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Eur J Cardiothorac Surg. 2004 Oct;26(4):701-10.

Does off-pump coronary artery bypass reduce the incidence of post-operative atrial fibrillation? A question revisited.

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Department of Cardiothoracic Surgery, The National Heart and Lung Institute, Imperial College of Science, Technology and Medicine, St Mary's Hospital London, London SW6 7DN, UK.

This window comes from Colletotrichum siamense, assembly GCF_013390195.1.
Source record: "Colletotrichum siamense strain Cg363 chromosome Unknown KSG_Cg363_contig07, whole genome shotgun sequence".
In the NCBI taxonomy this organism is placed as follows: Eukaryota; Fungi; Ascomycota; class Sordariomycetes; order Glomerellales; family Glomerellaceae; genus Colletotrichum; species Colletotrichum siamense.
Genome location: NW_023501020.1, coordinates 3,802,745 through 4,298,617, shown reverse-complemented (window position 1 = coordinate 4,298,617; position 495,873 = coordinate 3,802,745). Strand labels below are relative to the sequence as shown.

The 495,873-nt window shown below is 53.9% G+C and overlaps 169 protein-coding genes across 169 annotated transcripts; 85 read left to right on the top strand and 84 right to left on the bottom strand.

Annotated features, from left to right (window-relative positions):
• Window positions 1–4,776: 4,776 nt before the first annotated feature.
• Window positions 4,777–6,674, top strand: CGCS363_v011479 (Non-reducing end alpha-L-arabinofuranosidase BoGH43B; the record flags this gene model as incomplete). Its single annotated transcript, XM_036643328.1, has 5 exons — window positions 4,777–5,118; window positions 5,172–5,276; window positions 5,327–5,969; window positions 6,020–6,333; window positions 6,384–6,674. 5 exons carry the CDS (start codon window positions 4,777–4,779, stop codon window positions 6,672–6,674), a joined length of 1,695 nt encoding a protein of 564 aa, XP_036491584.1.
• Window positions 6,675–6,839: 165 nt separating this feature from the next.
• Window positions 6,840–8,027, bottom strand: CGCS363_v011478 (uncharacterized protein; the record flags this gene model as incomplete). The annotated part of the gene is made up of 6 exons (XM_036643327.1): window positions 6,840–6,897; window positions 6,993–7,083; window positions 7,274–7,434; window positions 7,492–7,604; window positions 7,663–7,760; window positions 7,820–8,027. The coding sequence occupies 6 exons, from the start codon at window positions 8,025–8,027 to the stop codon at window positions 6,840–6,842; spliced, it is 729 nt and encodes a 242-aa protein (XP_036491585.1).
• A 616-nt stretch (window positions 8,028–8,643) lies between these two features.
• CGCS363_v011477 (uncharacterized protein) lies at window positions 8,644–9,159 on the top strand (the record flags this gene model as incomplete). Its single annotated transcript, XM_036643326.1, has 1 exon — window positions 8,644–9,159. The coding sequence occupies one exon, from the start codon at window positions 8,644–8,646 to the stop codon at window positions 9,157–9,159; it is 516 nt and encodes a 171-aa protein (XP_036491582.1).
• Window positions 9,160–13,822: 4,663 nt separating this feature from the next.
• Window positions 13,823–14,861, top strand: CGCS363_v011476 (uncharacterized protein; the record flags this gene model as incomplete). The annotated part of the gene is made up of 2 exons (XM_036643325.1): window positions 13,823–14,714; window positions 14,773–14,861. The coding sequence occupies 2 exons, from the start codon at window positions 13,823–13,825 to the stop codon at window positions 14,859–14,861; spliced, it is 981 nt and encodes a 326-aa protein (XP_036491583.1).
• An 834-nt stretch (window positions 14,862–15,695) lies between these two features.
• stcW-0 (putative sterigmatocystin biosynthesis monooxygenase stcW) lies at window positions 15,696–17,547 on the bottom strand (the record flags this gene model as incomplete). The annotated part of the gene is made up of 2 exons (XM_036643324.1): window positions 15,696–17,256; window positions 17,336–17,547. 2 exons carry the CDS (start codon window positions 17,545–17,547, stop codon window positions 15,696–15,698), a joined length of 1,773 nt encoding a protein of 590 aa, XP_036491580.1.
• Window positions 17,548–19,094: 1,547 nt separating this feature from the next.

Atrial fibrillation (AF) is the most common post-operative complication in patients undergoing coronary artery bypass grafting, with an increased incidence associated with advancing age. This study aims to determine whether off-pump coronary artery bypass (OPCAB) reduces the incidence of AF in a generalized population (mean age <70 years). A meta-analysis was performed including all randomised and propensity score matched non-randomised studies published between 2001 and 2003 reporting a comparison between the two techniques in a generalised patient group (average age <70 years). The primary outcome of interest was post-operative AF. Sensitivity analysis was performed to evaluate consistency of the calculated treatment effect. Fourteen studies fulfilled our inclusion criteria, including a total of 16,505 subjects. The incidence of AF was 19% (1612/8265) in the off-pump group versus 24% (1976/8240) in the on-pump group. When considering only the 11 randomised studies (2207 subjects), we found a significant reduction in the incidence of post-operative AF in the off-pump group using a random-effect model (odds ratio (OR)=0.60, 95% confidence interval (CI)=0.45-0.82, and chi-square of heterogeneity=18.02, P=0.05). Sensitivity analysis highlighted one randomised study causing funnel plot asymmetry, exclusion of which resulted in a significant reduction in the incidence of post-operative AF in the off-pump group (OR=0.71, 95% CI=0.57-0.90), with a non-significant heterogeneity of 3.91 (P=0.92). When only studies of high quality were considered (898 patients), no significant difference was seen between on and off-pump groups (OR=0.78, 95% CI=0.57-1.07, and heterogeneity=0.53, P=0.91). This may be due to small number of patients in this group. Our results suggest that although OPCAB surgery may reduce the incidence of post-operative AF in a generalised population (age <70 years) this finding is not clearly supported by high quality randomised trials. Although previous evidence suggests that the incidence of post-operative AF is reduced in an elderly population (>70 years) with off-pump surgery, our results show that the evidence is less clear in a younger population group. The question of whether off-pump surgery in this patient group results in a lower rate of post-operative AF remains to be answered by further high quality randomised research.

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